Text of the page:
Everyone falls on financial hardships from time to time, and experiencing those impactful circumstances does not permanently separate you from purchasing a home in the future. To gain a better understanding of how you can pick yourself up and dust off, here are 5 tips to help you buy a house in Riverside after a foreclosure or bankruptcy.
Budget and Save
The first step for everyone on the path to homeownership is always taking account of your financial situation and budgeting carefully.
You want to get this done right away to determine how much you can save over the coming months and years for a down payment on your new house.
Once you have all of your numbers put together, do everything you can to stick to that budget to increase your chances of successfully closing on a new property down the road. This includes trying to not make any large purchases, maintaining your current employment, and not opening or closing any bank accounts or credit cards if you can help it.
This last part sets the groundwork for our next tip.
Clean up Your Credit
Going through a foreclosure or bankruptcy creates a sizable black hole in your credit history.
Credit history is built up slowly over time and it’s going to take a while to rebuild that history in order to remove the foreclosure or bankruptcy from the memories of lenders looking into your past when you want to buy a house in Riverside.
Order your free annual credit report and go through it very thoroughly. You want to check for any errors, tabulate any debts you may or may not remember, and get everything in working order.
Bringing your budget into the equation, try siphoning a bit off from your planned savings to pay down any existing debts and slowly get your credit score turned back in the right direction.
Research Your Loan Options
An important point that homeowners that have gone through a foreclosure or bankruptcy do not learn or fail to understand is that you are unlikely to immediately turn around and buy another house without an elongated waiting period if you’re in need of a mortgage.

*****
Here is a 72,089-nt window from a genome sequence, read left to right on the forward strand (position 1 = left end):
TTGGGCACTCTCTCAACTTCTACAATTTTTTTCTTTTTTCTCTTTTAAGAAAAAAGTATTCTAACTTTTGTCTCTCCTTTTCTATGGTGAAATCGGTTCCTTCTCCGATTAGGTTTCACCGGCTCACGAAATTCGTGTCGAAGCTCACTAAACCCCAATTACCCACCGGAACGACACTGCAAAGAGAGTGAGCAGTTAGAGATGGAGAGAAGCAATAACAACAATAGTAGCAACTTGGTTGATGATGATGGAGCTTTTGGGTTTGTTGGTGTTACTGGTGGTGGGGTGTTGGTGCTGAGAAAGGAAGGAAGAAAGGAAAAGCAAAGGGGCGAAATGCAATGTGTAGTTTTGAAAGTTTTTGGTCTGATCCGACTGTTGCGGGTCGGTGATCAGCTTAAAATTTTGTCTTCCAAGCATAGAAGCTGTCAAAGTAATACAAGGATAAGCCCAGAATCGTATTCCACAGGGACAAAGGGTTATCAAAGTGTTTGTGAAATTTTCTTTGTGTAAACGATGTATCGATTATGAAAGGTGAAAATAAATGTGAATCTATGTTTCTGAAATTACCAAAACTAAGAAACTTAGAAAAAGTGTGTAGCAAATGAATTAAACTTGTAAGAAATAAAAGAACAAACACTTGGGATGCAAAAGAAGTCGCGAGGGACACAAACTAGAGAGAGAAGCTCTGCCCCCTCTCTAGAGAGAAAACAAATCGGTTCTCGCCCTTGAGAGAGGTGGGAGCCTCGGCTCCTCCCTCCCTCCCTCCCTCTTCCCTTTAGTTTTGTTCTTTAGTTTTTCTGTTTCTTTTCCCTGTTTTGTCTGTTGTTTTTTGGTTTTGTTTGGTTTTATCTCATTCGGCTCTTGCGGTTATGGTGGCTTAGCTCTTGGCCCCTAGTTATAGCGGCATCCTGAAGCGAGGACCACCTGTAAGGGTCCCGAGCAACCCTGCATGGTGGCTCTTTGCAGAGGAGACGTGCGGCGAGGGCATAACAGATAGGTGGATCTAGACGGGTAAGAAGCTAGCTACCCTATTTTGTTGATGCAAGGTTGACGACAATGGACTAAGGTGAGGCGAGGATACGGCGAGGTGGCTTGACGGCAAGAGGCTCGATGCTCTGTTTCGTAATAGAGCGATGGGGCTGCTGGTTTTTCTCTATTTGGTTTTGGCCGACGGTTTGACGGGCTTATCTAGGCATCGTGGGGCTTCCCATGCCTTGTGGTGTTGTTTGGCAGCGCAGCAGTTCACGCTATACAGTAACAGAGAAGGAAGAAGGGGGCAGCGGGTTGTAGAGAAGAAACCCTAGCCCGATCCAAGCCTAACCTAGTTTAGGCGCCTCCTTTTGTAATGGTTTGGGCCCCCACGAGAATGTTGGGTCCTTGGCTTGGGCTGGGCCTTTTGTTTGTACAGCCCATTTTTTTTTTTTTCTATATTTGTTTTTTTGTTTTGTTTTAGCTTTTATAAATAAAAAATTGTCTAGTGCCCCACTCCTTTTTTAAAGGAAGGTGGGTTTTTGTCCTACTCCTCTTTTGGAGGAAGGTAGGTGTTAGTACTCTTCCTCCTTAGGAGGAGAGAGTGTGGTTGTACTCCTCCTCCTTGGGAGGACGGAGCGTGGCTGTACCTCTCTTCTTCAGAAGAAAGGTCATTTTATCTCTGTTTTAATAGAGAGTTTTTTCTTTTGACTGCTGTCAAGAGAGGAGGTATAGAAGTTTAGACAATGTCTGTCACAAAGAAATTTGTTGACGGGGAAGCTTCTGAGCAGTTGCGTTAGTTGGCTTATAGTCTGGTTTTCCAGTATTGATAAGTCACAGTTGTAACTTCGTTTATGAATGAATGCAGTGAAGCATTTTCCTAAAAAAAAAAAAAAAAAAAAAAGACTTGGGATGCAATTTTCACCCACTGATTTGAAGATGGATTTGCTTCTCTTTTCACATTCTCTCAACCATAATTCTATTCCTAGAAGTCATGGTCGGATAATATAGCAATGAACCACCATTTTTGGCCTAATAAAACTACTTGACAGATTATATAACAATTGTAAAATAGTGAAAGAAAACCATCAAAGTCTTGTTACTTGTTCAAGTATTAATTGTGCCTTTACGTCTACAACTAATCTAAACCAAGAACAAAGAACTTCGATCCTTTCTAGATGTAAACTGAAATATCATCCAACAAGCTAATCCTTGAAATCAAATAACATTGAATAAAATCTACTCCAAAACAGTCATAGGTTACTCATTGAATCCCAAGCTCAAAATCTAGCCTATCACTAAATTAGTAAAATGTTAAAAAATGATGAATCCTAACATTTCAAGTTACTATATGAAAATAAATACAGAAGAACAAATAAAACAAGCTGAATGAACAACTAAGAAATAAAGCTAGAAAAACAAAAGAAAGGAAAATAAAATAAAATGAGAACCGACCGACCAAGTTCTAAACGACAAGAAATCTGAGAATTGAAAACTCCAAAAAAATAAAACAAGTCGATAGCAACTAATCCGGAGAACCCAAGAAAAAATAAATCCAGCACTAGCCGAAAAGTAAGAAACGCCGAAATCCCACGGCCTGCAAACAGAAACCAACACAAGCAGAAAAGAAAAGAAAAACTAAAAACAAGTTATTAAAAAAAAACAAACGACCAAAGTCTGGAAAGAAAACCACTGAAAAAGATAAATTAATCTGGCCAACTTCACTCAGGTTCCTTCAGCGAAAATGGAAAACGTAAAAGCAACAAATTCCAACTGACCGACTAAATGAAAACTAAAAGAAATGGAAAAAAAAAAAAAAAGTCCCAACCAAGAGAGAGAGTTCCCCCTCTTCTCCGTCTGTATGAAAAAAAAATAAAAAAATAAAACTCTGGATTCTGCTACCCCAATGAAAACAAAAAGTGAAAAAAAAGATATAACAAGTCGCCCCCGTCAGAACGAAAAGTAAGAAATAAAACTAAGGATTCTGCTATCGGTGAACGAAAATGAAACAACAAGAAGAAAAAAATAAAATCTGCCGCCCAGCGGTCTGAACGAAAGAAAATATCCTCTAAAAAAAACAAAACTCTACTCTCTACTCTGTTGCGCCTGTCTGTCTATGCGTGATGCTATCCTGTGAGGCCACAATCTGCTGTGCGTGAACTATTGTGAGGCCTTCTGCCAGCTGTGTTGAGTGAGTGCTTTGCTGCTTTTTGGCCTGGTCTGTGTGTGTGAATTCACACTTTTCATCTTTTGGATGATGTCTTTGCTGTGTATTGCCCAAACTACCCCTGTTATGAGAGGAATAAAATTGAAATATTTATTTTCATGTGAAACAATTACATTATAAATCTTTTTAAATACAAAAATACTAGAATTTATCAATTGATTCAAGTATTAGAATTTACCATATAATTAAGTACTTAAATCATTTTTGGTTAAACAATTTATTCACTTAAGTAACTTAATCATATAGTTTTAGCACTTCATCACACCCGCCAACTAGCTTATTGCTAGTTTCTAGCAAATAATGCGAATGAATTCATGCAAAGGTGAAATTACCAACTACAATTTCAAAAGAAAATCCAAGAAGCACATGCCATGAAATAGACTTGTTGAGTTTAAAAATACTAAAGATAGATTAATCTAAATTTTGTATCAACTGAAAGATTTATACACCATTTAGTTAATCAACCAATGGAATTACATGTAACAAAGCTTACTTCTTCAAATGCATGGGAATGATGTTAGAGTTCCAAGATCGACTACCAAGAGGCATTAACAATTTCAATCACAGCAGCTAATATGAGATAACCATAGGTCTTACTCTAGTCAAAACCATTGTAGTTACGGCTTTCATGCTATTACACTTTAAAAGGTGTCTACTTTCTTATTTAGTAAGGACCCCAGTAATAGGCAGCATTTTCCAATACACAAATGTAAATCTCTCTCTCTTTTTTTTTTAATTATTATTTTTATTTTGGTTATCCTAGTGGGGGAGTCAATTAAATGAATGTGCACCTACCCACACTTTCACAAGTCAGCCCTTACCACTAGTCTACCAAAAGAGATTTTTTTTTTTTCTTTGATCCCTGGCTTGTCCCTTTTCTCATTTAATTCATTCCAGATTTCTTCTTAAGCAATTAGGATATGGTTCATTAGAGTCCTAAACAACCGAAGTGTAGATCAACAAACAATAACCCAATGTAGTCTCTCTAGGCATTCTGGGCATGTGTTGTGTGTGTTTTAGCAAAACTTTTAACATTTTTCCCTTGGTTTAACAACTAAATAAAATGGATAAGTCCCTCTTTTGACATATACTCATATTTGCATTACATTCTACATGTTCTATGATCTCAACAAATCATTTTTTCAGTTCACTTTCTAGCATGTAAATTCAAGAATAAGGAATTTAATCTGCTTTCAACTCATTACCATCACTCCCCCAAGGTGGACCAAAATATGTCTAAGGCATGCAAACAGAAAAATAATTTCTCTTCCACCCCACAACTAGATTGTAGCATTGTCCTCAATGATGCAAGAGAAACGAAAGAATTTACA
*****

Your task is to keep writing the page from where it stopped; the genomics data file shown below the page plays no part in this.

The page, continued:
Most established mortgage lenders have required waiting periods of a minimum of one year up to four or more years in some cases for applicants that have undergone a foreclosure or bankruptcy. This doesn’t have to be a bad thing, though, and you should take it as an opportunity to relax from the pressures of homeownership and think your plan through.
You may find a lender that is willing to work with you right after your foreclosure or bankruptcy, but we highly advise you to go through every word of any loan documents carefully before signing on the dotted line under these circumstances.
Give Yourself a Realistic Timeline
Since you know that you could easily find yourself without a reputable mortgage lender available to you for a year or more, take a step back and think about how quickly you honestly can get your finances in order and be ready to look at the market again.
After you have your more immediate financial situation under control, there’s no reason to be rushing to the listings and possibly throwing your plan into disarray.
Don’t Cover up the Past
When discussing your past financial difficulties with agents and lenders, do not try to hide it from them.
You don’t need to bring it up yourself, but if you are asked about it, do not lie. A pointed question from a lender about your credit history that is answered dishonestly is almost a sure way to have your loan denied.
Remember that being open and honest about the changes you have made is only more likely to strengthen your application.